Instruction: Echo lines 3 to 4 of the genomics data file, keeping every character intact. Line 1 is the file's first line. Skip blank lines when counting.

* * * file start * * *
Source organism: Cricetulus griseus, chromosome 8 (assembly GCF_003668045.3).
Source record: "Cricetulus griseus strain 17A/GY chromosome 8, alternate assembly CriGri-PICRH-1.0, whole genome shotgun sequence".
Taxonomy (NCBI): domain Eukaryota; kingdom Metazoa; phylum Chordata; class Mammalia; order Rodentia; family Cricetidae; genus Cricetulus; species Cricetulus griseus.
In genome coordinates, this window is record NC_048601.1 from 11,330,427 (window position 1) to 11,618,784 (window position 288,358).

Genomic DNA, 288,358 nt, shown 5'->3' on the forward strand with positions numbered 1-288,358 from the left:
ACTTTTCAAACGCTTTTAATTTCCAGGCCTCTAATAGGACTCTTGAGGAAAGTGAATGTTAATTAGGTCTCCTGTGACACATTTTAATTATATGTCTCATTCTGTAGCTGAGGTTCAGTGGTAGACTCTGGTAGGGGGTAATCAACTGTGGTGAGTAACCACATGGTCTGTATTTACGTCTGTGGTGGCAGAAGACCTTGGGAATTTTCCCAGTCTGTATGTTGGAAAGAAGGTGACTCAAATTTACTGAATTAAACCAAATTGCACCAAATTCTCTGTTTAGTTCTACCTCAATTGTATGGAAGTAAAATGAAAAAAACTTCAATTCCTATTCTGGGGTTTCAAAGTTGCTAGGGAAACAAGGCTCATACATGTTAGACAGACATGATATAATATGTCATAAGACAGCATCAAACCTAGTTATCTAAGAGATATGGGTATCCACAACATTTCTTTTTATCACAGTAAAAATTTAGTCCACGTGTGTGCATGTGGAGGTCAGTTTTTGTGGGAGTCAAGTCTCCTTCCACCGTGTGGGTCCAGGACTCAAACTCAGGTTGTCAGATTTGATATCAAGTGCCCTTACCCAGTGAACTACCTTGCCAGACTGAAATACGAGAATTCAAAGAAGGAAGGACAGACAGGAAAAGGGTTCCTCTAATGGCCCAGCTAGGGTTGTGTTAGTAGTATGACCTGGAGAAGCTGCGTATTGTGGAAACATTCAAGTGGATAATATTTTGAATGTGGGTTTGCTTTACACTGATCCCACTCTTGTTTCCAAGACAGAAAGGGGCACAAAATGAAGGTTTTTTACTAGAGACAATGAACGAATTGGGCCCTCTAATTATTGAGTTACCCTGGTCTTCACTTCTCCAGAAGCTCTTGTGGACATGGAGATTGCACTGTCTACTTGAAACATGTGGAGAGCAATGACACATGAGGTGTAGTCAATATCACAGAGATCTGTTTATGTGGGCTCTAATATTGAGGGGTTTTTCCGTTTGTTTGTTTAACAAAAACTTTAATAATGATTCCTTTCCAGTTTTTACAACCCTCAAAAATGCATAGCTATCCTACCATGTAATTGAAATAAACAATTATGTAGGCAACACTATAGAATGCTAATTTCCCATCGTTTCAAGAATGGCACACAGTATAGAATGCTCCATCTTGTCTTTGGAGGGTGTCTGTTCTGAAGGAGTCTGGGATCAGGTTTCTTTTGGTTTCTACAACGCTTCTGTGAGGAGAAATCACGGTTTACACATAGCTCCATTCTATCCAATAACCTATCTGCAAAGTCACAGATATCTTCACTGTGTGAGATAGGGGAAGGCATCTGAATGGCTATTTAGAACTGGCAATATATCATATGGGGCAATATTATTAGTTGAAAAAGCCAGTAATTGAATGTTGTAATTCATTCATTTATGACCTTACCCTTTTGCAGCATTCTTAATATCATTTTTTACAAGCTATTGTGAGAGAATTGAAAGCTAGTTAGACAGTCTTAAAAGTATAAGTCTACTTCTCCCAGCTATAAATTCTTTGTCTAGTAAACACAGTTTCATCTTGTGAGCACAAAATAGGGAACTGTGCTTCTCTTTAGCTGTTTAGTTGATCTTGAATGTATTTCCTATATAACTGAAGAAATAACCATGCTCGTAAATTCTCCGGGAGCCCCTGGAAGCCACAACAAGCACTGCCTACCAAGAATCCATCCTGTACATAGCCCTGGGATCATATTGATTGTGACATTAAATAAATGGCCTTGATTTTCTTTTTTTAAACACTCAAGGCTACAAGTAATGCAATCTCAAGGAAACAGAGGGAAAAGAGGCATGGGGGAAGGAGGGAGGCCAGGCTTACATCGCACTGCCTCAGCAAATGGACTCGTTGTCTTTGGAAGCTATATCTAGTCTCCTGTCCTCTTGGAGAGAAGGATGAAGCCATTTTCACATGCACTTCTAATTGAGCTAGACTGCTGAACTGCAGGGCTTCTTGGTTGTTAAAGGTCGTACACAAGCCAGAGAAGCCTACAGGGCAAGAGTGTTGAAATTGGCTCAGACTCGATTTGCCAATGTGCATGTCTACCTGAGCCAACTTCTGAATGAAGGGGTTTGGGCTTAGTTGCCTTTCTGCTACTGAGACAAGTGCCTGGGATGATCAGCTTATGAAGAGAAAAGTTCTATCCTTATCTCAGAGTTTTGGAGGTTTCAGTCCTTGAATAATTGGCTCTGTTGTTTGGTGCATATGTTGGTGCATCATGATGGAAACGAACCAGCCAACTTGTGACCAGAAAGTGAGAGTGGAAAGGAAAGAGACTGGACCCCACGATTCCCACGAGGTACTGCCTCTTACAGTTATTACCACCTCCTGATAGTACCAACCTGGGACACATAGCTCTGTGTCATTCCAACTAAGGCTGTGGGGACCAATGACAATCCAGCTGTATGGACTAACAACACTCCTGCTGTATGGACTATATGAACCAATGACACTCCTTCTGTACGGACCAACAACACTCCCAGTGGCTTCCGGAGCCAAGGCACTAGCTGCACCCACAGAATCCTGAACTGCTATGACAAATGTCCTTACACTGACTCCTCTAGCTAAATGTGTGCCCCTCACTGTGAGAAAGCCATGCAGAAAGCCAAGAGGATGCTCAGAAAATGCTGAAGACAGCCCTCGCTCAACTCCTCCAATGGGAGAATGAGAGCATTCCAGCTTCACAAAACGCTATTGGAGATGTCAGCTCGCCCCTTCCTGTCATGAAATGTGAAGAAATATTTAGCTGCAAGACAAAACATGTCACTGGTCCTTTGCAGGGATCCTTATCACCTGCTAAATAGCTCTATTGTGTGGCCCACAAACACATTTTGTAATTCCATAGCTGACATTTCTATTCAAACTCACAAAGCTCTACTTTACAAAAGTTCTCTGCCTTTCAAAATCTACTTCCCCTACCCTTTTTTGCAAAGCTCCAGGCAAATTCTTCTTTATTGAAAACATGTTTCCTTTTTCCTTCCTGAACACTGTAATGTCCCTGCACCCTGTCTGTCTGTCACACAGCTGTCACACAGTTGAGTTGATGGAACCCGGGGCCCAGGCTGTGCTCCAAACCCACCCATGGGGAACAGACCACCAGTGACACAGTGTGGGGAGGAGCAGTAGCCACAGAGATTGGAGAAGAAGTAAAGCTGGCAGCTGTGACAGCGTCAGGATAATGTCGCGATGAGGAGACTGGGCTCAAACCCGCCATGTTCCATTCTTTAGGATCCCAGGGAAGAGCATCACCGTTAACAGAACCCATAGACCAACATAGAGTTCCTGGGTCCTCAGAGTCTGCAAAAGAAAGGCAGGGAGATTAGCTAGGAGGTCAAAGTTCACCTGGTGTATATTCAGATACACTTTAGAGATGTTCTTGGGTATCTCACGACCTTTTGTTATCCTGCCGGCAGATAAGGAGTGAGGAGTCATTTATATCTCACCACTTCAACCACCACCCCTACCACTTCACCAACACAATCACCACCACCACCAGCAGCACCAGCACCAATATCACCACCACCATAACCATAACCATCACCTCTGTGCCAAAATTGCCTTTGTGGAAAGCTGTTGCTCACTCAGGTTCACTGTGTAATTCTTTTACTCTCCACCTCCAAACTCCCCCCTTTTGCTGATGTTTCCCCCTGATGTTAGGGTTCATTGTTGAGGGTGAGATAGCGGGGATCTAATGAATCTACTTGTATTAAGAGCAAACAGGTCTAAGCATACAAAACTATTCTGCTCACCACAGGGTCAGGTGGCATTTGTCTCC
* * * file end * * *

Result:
Taxonomy (NCBI): domain Eukaryota; kingdom Metazoa; phylum Chordata; class Mammalia; order Rodentia; family Cricetidae; genus Cricetulus; species Cricetulus griseus.
In genome coordinates, this window is record NC_048601.1 from 11,330,427 (window position 1) to 11,618,784 (window position 288,358).